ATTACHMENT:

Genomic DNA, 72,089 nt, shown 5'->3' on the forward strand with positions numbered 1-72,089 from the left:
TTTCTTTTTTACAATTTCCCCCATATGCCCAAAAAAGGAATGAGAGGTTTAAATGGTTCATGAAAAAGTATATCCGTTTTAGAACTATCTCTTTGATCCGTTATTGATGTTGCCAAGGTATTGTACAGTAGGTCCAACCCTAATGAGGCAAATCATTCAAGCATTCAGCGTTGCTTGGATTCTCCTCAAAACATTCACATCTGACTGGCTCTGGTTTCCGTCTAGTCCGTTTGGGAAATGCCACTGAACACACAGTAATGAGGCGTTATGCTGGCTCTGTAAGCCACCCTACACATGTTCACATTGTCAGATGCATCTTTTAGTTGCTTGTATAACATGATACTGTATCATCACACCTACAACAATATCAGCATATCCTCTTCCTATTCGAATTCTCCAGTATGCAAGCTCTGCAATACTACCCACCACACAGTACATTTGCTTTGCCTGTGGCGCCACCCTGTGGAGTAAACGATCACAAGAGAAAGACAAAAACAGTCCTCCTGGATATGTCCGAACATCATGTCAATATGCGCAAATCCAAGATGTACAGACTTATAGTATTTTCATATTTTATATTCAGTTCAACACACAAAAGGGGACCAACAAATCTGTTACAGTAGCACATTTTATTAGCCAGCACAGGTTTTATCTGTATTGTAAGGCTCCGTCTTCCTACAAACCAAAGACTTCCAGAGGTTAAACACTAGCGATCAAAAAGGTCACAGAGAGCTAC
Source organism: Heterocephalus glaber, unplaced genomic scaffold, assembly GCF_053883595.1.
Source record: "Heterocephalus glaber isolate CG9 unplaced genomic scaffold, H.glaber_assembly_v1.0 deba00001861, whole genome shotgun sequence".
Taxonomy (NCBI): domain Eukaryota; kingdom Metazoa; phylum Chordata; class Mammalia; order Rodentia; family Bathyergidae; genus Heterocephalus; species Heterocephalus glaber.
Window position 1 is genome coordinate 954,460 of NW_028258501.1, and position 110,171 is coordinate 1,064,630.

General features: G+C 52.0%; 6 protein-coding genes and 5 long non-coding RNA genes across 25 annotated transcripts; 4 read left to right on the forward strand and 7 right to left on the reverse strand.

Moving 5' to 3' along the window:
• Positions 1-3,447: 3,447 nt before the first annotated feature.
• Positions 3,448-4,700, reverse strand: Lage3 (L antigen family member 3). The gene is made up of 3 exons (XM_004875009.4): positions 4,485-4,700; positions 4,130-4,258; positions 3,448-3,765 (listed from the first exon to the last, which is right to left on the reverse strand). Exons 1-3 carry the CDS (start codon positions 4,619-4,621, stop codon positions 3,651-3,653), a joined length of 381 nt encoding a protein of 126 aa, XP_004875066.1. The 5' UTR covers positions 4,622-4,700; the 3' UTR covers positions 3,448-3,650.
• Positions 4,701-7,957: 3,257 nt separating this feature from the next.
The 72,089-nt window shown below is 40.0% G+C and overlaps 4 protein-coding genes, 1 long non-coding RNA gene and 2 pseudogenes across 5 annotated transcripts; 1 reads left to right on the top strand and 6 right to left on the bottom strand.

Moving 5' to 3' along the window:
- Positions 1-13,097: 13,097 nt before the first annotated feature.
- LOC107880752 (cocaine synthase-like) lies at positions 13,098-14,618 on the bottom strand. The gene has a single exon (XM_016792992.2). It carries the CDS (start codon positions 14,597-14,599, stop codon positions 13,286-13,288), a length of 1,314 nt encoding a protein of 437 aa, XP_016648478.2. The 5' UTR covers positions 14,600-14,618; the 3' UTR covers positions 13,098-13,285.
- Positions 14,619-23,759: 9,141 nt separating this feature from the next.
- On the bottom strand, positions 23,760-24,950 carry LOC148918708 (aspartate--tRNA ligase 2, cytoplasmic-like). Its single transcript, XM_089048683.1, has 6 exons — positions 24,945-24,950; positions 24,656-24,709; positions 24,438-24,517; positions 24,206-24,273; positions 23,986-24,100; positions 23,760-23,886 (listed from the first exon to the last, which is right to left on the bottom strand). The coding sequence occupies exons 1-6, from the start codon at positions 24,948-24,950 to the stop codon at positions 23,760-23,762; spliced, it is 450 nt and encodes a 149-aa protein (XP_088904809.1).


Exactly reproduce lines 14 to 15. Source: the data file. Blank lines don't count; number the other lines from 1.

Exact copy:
- Positions 1-13,097: 13,097 nt before the first annotated feature.
- LOC107880752 (cocaine synthase-like) lies at positions 13,098-14,618 on the bottom strand. The gene has a single exon (XM_016792992.2). It carries the CDS (start codon positions 14,597-14,599, stop codon positions 13,286-13,288), a length of 1,314 nt encoding a protein of 437 aa, XP_016648478.2. The 5' UTR covers positions 14,600-14,618; the 3' UTR covers positions 13,098-13,285.